Addressing corruption is voters’ top end-of-session priority

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Voters overwhelmingly support stripping pensions from legislators and state employees convicted of crimes related to their public jobs; Divided on limiting legislators’ outside income to 15 percent of salary; Strongly pessimistic that anti-corruption legislation passes by June


Ninety-seven percent of New Yorkers say it is important for the governor and state Legislature to pass new laws to address corruption in state government before the session ends in June, including 82 percent who say it is very important, and a plurality of 30 percent who say it’s the single most important issue that must be acted on before session ends, according to a new Siena College poll released Tuesday.

On the day former Assembly Speaker Sheldon Silver is scheduled to be sentenced in his federal corruption case, the Siena poll shows more than three-quarters of registered voters support stripping pensions from state legislators convicted of crimes related to their public service and an identical number — 77 percent — say a pension forfeiture law should apply to all state employees, not just elected officials.

Voters are closely divided on the issue of whether to limit legislators’ outside income to 15 percent of their salary, as proposed by Governor Andrew Cuomo, and a majority continues to support a full-time legislature that bans outside income. Fifty-six percent of voters oppose increasing legislators’ pay, even if they were to become full-time legislators.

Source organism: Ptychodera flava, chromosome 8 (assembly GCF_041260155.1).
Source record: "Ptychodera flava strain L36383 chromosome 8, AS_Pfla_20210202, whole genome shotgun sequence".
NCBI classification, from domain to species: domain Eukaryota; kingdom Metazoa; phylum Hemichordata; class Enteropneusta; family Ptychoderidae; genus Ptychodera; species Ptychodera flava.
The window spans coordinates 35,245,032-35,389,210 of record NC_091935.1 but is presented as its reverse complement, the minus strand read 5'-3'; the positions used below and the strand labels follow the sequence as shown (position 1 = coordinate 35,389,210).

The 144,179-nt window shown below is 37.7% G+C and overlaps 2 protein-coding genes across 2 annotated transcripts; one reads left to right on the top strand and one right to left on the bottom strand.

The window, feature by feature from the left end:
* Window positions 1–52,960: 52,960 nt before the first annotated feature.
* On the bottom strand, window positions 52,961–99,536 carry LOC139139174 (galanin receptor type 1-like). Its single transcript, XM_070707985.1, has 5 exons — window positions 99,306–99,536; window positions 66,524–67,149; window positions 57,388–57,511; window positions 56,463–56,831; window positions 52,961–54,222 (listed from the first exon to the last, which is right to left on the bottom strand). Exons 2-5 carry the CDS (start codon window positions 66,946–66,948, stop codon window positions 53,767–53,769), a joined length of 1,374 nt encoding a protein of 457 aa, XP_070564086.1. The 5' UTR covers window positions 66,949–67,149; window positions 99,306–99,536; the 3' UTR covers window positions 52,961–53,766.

Yet, by a two-to-one margin (65 percent to 32 percent), voters are pessimistic that significant anti-corruption legislation will be enacted this session.

“As the former Assembly Speaker and Senate Majority Leader are about to be sentenced after their corruption convictions, corruption is very much the issue for New Yorkers right now. By a 93-to-4 percent margin, voters say corruption in Albany is a serious problem,” said Siena College pollster Steven Greenberg. “A near unanimous 97 percent say it is important for the governor and Legislature to pass laws addressing corruption before the session ends.

When asked to rank seven issues in order of importance that may be addressed by the state legislature before the end of session, 30 percent of voters said fighting corruption is the top issue; followed by 23 percent who say it is reforming common core and state testing; 21 percent who say affordable housing; 13 percent who said combating heroin addiction. Increasing screenings for cancers and settling the issue of mayoral control of New York City rounded out the bottom of the list of issues.

“Corruption even beats out education, affordable housing and combating the heroin epidemic as the single most important issue,” Greenberg said. “The problem is clear but voters don’t agree on all solutions and they are decidedly pessimistic that Cuomo and the Legislature will address the corruption issue before the end of session.”

A possible deterrent for public corruption is stripping legislators and other state employees of their pensions if they are convicted. Silver and former Senate Majority Leader Dean Skelos, also convicted on federal corruption charges, could possibly retain their pensions despite their crimes against New York taxpayers.